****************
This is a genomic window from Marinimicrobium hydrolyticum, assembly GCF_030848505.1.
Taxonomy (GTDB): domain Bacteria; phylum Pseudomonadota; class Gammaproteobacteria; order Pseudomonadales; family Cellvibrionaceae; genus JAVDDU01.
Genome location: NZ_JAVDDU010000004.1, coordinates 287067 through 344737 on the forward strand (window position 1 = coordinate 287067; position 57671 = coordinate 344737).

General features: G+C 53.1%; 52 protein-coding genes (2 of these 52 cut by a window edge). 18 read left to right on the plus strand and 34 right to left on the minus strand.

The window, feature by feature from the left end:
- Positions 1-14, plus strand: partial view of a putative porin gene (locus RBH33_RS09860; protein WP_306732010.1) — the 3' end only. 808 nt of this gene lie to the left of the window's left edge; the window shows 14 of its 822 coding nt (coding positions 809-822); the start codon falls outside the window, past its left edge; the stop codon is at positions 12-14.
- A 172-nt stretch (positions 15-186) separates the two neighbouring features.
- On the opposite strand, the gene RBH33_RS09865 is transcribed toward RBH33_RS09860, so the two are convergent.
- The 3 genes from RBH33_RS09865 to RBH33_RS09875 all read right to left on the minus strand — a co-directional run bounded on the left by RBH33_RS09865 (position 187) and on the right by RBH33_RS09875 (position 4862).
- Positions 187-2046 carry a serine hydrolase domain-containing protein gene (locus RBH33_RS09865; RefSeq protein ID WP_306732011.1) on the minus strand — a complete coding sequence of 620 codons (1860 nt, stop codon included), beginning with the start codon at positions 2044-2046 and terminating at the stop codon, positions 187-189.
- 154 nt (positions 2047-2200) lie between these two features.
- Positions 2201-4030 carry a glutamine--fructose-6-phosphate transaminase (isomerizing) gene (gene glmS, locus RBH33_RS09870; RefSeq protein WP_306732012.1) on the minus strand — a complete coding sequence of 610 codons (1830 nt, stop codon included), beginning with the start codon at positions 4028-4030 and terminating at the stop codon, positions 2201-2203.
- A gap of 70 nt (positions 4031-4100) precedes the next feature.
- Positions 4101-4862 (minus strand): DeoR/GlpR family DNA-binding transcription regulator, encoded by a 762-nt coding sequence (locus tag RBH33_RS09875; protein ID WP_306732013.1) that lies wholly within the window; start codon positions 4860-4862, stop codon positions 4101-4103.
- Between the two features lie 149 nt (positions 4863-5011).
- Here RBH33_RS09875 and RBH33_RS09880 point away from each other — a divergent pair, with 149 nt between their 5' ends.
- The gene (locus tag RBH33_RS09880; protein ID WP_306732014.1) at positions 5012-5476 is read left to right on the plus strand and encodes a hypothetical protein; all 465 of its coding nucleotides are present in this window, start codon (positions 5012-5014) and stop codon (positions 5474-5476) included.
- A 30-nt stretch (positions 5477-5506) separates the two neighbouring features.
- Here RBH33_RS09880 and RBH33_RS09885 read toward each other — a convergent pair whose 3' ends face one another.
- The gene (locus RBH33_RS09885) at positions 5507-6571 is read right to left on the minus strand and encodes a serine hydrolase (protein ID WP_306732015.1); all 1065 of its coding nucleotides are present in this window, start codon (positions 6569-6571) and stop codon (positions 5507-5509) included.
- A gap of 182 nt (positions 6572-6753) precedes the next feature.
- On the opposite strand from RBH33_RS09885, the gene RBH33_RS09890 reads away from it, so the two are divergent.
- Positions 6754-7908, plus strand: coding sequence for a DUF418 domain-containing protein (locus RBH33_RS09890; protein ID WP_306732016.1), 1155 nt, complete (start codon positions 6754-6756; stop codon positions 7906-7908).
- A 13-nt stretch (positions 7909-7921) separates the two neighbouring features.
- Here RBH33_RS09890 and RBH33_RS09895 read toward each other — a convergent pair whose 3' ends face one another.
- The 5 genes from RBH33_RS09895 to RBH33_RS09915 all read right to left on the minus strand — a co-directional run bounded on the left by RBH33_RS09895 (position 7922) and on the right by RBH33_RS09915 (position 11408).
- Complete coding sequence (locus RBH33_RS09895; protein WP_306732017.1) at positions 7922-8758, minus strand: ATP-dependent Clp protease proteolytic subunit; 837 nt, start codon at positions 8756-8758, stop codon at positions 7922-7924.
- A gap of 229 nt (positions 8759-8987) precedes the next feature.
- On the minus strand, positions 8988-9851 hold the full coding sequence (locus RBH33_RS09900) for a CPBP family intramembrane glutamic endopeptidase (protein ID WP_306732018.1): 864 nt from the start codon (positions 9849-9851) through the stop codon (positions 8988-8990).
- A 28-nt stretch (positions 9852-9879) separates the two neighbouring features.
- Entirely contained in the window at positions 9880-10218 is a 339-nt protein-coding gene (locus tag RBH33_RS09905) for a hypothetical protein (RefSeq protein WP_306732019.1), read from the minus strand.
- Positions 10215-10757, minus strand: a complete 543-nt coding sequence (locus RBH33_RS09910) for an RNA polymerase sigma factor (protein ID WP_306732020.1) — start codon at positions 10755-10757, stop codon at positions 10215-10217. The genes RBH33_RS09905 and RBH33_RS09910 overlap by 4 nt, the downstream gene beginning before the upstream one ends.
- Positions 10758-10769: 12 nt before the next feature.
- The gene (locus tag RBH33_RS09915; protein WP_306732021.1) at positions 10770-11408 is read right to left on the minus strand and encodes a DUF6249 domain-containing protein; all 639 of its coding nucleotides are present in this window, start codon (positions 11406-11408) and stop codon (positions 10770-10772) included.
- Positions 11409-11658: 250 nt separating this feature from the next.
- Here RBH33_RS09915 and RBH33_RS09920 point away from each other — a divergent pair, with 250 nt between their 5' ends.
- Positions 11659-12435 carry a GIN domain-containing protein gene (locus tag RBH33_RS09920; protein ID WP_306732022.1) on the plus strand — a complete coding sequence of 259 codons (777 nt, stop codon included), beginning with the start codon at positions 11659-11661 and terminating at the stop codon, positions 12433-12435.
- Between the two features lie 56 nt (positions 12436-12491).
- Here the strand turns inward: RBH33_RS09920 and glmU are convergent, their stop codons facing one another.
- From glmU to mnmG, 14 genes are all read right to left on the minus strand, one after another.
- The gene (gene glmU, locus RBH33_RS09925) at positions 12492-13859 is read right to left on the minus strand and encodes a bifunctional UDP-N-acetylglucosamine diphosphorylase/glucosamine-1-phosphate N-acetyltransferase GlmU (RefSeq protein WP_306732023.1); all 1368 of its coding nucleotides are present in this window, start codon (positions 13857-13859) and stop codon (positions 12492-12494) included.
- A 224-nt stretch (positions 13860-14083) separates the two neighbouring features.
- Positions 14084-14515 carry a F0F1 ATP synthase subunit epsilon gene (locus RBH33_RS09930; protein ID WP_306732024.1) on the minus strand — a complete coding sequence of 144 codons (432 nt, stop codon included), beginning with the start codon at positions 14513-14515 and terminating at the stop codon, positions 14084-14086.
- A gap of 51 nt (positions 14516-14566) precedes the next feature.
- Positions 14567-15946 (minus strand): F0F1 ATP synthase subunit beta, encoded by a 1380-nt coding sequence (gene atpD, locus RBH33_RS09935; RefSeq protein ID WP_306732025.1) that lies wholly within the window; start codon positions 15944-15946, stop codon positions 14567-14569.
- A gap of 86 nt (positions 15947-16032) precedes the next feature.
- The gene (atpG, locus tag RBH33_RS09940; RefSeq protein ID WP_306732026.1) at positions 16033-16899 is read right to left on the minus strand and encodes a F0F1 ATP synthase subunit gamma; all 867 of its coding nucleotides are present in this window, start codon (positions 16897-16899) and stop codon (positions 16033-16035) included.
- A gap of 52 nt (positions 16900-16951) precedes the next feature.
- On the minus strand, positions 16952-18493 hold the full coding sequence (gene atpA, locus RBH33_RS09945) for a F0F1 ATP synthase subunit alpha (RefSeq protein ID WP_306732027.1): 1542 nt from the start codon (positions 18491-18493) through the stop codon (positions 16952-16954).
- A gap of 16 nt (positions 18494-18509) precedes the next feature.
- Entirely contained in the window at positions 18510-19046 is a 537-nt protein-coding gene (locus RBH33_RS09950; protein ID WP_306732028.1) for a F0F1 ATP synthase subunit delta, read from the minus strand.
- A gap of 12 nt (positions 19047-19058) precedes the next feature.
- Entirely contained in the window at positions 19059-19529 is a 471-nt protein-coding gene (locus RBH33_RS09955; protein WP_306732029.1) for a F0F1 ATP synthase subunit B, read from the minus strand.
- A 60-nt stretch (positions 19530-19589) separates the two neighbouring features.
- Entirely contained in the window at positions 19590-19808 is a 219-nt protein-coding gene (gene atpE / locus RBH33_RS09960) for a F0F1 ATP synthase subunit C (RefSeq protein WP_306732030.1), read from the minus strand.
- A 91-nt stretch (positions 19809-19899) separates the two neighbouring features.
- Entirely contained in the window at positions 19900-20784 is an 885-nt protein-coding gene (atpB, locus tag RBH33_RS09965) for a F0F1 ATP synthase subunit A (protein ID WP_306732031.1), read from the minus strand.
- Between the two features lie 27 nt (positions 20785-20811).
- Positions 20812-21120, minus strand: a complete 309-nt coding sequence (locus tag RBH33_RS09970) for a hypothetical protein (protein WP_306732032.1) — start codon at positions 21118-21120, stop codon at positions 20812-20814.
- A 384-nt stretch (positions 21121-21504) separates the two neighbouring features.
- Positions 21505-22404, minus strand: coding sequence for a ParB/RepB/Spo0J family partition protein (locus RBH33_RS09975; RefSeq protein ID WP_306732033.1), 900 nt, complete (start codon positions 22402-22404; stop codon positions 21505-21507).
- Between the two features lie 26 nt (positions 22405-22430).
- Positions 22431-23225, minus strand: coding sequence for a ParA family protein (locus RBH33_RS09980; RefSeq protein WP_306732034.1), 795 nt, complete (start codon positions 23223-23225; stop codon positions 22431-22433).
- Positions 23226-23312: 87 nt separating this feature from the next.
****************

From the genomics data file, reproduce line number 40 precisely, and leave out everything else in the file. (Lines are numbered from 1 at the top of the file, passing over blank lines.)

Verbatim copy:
- From glmU to mnmG, 14 genes are all read right to left on the minus strand, one after another.